After explaining the US economic situation, Selva moves on to examining how access to oil and petrodollars has become a privilege for both the Organisation of Petroleum Exporting Countries (OPEC) and the US. It is in this section that Selva’s knowledge of the functioning of international finance and the neoliberal ideal market utopia shines as he elucidates the US recycling mechanism for petrodollars: namely, the selling of US assets to Saudi Arabia and Kuwait and the use of US banks to boost domestic growth. For example, the Gerald Ford administration facilitated Saudi investment worth $100 million in the tech giant AT&T, ignoring the concerns of the economist Arthur Burns and Congress relating to the OPEC countries taking over key national industries.
Subsequently, Kuwait joined hands with the Bank of America and Chase Manhattan and made investments in the US stock and real estate markets. At first glance, these and other OPEC direct investments looked profitable, giving a boost to the US economy with less detrimental effects on the US dollar, especially at a time when Saudi Arabia and Iran began giving long-term loans to Least Developed Countries (LDCs) instead of investing in Eurodollars. Unfortunately, the entry of petrodollars in the US economy has only accelerated the neoliberal process – including Washington’s adoption of relaxed lending policies, the privatisation of the national industries and an increase in national and international debt – leading to the global financial crisis.
Before the Neoliberal Turn is an ambitious book which makes it a challenging read, especially for readers beyond the academy. Nonetheless, the book is relevant across a range of topics. For example, the discussion in Chapters Four and Five of the US government’s simultaneous use of development rhetoric and the institutions of the International Monetary Fund (IMF) and the World Bank to maintain its hegemonic power under the guise of knowledge and technology transfer was of particular interest to me. As my research is focused on innovation and regional economic development, I found Selva’s in-depth analysis of US finance policies a welcome addition to the scholarship in aiding understanding of the actors who have co-created the market for alternative fuels through subsidies, mandates and the much-hyped knowledge-based economy.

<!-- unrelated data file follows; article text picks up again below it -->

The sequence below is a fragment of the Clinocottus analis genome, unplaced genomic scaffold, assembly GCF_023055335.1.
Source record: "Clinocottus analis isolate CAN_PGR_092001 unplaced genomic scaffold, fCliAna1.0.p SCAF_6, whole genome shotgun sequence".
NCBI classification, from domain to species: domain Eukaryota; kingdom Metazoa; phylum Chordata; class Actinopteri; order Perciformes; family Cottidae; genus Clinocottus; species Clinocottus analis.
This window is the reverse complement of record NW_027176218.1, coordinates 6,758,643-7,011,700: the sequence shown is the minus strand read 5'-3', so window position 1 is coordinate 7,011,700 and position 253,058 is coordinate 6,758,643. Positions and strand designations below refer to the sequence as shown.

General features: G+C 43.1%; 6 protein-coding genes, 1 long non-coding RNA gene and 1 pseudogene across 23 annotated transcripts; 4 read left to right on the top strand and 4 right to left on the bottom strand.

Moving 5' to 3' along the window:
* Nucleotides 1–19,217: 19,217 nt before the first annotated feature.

Trump has declared: ‘it’s a very simple equation […] I’m about make America great again […] our relationship is with the Kingdom of Saudi Arabia.’ Selva has underscored the history of this relationship – at a time when balancing the budget through the market is a priority – by providing a review of US economic policies of the 1960s and 1970s. Overall, Before the Neoliberal Turn is a valuable book for social scientists interested in the history of energy finance and American democracy.
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Ayesha Umar is a graduate student at the department of social science, York University, Canada. She has conducted ethnographic fieldwork among higher education administrators and graduate students in Lahore. Currently, her research is focused on bio-economy, innovation and regional economic development. She tweets @umaenauman_09.